United frequent flier Katherine Wenglikowski loathes the stinky smell of public bathrooms, but she was pleasantly surprised by what she found in the lavatory on a recent United Airlines flight from Los Angeles to Newark, N.J.
The aroma of grapefruit.
She couldn’t help but notice the same smell on the return flight too.
“I’m largely scent challenged and find most overwhelming, but this grapefruit one is working for me,” she said.
In recent years, U.S. airlines have rolled out their own custom fragrances as part aromatherapy and part branding exercise. Big luxe-hotel chains, like Westin, Ritz-Carlton, and Shangri-La, have for decades scented their lobbies, gyms, and meeting rooms as a marketing mechanism. The use of scent to sell everything from airlines to shampoo has been around for years- remember Gee, Your Hair Smells Terrific shampoo? (It’s still for sale.) In 2014, London Heathrow installed a “scent globe” allowing passengers to delight in the scent of various countries.
A growing number of airlines believe coming up with an olfactory logo might help them too.
That scent Wenglikowski caught a whiff of? United calls its own proprietary fragrance Landing. It’s said to exude the aroma of orange peel, bergamot, cypress, black pepper, black tea, sandalwood, leather and more.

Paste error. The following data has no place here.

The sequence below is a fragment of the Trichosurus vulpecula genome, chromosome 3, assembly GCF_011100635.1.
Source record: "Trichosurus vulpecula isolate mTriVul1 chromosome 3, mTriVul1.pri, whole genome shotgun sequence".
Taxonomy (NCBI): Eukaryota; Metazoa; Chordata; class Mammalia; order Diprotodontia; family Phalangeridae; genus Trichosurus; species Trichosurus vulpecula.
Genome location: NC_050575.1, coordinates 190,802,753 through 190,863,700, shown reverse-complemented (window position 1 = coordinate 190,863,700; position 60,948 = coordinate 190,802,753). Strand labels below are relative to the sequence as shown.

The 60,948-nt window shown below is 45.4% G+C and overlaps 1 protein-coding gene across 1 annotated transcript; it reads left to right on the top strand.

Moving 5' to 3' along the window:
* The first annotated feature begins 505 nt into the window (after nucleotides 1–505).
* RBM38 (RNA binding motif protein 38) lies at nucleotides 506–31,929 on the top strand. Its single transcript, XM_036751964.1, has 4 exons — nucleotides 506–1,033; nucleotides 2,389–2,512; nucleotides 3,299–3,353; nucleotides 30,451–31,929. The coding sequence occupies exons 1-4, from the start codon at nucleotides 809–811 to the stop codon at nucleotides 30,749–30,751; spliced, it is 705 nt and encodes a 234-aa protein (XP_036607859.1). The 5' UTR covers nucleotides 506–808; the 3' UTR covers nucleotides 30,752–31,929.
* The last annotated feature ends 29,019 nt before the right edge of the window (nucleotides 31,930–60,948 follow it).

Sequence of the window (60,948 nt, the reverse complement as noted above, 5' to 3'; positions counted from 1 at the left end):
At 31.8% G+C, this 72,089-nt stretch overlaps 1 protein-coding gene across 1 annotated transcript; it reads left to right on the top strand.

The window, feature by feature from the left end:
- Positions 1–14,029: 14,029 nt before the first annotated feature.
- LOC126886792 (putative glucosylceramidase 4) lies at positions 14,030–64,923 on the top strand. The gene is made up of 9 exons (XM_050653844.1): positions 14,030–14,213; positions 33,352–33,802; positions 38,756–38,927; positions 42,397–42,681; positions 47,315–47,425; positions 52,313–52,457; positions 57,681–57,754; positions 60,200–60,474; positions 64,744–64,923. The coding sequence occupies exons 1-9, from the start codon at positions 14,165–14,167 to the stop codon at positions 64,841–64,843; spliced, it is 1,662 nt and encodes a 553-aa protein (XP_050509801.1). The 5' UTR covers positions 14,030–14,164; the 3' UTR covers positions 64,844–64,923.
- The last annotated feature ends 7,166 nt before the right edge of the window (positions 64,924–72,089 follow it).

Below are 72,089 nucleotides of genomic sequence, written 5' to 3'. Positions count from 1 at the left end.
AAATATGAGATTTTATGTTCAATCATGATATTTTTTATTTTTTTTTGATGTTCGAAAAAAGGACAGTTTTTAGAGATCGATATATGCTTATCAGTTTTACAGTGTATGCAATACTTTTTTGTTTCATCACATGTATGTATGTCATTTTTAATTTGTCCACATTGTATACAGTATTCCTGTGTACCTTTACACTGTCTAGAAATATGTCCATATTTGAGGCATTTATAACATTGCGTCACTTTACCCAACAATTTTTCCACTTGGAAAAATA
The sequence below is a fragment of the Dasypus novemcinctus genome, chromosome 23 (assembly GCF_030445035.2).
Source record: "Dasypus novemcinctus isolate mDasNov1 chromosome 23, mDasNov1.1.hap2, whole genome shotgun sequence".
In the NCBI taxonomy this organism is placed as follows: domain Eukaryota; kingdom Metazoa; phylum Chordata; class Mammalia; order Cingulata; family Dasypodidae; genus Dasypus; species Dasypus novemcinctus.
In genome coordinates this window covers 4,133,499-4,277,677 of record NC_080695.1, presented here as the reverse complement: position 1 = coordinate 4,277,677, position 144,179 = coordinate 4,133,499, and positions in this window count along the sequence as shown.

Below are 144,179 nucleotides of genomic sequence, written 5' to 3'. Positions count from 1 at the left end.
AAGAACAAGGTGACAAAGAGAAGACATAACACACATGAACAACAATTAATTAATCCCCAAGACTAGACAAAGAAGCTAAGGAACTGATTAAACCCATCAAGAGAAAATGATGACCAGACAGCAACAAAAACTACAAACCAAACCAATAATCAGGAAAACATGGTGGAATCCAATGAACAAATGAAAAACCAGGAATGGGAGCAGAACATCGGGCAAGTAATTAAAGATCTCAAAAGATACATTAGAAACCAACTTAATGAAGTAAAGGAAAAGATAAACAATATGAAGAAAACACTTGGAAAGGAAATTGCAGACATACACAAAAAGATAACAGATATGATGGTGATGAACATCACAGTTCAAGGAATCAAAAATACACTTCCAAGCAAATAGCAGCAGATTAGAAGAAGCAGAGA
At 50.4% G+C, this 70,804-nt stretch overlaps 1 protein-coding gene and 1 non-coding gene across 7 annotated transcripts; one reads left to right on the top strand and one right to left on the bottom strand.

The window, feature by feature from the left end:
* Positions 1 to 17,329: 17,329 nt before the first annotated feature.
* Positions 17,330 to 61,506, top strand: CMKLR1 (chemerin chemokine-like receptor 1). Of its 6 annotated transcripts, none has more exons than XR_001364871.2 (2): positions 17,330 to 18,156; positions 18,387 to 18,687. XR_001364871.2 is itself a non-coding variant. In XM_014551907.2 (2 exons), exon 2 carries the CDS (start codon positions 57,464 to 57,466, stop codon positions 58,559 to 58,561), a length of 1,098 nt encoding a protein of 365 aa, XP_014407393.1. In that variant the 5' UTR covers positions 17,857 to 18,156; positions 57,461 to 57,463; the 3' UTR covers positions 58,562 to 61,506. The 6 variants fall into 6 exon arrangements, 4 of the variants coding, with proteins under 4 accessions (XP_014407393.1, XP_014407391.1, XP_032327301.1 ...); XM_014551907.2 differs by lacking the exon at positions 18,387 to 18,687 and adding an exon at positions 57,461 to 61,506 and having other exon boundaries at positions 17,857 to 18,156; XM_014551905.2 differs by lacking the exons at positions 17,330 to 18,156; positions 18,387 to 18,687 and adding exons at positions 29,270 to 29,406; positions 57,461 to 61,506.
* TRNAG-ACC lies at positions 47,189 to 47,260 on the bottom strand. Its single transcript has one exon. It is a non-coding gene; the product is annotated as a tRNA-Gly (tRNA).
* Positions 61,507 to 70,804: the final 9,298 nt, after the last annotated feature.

Delta Air Lines led the way amongst U.S. carriers when in 2015, it debuted a signature scent called “Calm,” a mixture of lavender and chamomile.
Alaska Airlines rolled out its “West Coast-inspired” scent called Ocean Citron last year. The airline partnered with Seattle-based luxury fragrance company Antica Farmacista to come up with something that is described as “crisp citrus notes of California lemon and mandarin” and “a hint of earthy tea and cedarwood.”
Carriers are infusing their scents into hot towels, soaps, lotions, lavatory deodorizers, at gate areas, and in the lobbies of their respective airline lounges. All have said they’re careful not to overdo it — cognizant of fliers who are allergic to strong perfumes and colognes.
At United’s Polaris business class lounge locations, fliers checking in at the mood-lit lobby can pick up hints of its “Landing” fragrance wafting in the air. They’ll also be serenaded with a playlist of music that was curated especially for the airline. Want to bring that scent home? From the United shop, you can buy a United Polaris Reed Diffuser for $41 or scented soap for $8.
The sight, smell and sounds of checking into the lounge are designed to make for a full-on sensory experience, according to airline staff.
Brown University’s Dr. Rachel Herz, who specializes in scent and psychology, told Travel+Leisure these custom scents can “incite loyalty and drive emotional connection and memories.”
Outside of the U.S., Air Canada, All Nippon Airways, Cathay Pacific, Turkish, and Virgin Atlantic are among the international carriers that have their own fragrances. Singapore Airlines has been famously perfuming its cabins for decades. Have you noticed?
Many other carriers are planning to launch their own scents soon.
“This latest scent that United is employing, for me, it made using the airplane ever so much more pleasant,” Wenglikowski said. “Really not bad.”
What do you think of branded scents diffused by travel suppliers? What’s your favorite?